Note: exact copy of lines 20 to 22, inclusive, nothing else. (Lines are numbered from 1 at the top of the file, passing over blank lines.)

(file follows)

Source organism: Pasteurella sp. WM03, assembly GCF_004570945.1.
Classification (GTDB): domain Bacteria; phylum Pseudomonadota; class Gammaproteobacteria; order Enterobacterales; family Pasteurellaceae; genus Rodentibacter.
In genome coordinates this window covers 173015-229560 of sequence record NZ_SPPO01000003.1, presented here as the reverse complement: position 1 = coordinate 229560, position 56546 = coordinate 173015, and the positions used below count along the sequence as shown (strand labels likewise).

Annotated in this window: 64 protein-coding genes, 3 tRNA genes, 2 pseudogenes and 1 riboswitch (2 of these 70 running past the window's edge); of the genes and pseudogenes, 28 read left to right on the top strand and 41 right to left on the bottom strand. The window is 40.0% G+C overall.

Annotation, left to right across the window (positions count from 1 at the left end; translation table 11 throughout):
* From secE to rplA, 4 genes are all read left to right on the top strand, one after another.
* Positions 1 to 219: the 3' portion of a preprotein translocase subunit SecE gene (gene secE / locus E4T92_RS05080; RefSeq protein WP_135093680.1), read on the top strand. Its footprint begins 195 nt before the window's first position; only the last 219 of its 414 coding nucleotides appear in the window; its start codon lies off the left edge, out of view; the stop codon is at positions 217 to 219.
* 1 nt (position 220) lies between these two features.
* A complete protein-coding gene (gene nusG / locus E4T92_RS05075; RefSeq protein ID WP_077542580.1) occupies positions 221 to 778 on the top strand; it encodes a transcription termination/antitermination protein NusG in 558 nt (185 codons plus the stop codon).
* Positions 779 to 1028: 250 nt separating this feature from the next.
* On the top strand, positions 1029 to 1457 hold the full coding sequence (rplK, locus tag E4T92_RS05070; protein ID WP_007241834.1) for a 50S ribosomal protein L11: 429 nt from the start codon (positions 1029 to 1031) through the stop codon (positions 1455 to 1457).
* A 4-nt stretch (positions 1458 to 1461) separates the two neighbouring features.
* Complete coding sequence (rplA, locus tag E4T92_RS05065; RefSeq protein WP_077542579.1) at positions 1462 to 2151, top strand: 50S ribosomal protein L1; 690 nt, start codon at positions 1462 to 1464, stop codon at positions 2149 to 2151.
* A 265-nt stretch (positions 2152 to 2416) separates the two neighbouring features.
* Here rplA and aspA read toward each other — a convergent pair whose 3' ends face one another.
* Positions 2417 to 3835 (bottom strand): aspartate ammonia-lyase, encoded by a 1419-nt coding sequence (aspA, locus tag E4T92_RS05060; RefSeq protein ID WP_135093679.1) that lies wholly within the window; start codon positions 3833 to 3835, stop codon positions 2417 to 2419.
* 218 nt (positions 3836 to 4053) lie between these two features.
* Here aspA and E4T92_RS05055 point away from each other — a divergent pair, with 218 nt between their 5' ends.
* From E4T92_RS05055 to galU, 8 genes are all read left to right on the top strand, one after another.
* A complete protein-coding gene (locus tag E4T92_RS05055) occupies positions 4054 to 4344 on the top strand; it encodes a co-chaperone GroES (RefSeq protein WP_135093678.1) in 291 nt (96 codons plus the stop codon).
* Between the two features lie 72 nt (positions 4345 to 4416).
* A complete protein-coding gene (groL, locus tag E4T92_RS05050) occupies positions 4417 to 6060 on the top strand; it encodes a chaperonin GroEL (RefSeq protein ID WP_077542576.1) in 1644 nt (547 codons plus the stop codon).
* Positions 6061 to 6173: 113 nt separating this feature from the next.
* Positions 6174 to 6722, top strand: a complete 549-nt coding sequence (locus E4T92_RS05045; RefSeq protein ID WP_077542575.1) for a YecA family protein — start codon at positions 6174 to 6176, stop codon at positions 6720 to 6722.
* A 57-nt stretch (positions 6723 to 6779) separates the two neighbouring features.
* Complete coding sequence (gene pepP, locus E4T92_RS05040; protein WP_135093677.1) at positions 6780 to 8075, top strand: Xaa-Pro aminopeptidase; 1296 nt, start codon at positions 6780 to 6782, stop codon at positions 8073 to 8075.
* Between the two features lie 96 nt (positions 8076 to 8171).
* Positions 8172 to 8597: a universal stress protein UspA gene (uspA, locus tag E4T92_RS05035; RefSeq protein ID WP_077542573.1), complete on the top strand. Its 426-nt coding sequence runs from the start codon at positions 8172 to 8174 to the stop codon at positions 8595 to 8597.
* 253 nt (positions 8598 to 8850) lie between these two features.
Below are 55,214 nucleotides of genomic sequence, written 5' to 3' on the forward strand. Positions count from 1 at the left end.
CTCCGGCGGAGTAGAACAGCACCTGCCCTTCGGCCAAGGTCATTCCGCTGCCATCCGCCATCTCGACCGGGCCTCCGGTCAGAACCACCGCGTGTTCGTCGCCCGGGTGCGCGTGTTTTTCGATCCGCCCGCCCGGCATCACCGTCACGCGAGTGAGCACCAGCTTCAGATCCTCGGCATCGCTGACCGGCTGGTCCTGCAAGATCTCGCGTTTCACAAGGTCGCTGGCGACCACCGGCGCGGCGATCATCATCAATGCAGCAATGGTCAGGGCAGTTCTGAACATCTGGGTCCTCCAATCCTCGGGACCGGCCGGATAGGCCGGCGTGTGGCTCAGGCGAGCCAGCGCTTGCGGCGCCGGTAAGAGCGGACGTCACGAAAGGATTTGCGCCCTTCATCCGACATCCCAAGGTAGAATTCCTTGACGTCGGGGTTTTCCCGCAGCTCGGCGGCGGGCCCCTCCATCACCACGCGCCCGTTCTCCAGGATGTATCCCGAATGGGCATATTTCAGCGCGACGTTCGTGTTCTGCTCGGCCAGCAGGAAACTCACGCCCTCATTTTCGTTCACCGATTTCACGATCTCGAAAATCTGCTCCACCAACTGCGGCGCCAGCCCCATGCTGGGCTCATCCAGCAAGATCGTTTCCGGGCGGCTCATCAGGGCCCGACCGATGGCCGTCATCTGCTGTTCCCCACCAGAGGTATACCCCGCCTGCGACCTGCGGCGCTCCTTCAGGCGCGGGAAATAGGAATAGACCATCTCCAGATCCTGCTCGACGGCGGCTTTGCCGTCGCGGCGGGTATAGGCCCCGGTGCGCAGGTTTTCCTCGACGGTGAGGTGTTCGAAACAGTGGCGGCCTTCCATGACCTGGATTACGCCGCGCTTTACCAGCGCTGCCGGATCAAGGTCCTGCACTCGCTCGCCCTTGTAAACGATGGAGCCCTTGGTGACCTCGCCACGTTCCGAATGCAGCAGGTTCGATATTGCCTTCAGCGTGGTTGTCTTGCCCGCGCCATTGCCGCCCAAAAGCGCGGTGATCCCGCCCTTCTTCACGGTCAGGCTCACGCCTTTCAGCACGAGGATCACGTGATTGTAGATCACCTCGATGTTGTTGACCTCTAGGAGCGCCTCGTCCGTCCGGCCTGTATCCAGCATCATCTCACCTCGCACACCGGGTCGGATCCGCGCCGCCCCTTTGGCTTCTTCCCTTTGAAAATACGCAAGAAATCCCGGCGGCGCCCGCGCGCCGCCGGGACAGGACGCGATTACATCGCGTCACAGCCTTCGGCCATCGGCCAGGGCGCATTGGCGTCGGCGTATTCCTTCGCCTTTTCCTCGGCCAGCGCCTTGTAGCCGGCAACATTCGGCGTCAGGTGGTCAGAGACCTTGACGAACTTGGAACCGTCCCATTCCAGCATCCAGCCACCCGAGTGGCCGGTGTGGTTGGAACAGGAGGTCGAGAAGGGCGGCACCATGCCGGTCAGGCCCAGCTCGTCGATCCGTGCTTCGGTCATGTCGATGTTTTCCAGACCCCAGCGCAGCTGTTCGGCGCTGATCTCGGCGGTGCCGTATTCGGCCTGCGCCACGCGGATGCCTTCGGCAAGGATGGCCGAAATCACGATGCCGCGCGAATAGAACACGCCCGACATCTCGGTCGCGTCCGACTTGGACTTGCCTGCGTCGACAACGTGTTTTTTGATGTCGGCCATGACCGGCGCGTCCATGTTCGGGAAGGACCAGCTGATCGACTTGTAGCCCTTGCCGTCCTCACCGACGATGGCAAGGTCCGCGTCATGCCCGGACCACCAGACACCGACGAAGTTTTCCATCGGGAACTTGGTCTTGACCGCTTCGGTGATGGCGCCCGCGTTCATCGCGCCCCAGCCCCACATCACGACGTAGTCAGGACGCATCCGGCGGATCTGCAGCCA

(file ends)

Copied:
* A complete protein-coding gene (locus tag E4T92_RS05055) occupies positions 4054 to 4344 on the top strand; it encodes a co-chaperone GroES (RefSeq protein WP_135093678.1) in 291 nt (96 codons plus the stop codon).
* Between the two features lie 72 nt (positions 4345 to 4416).
* A complete protein-coding gene (groL, locus tag E4T92_RS05050) occupies positions 4417 to 6060 on the top strand; it encodes a chaperonin GroEL (RefSeq protein ID WP_077542576.1) in 1644 nt (547 codons plus the stop codon).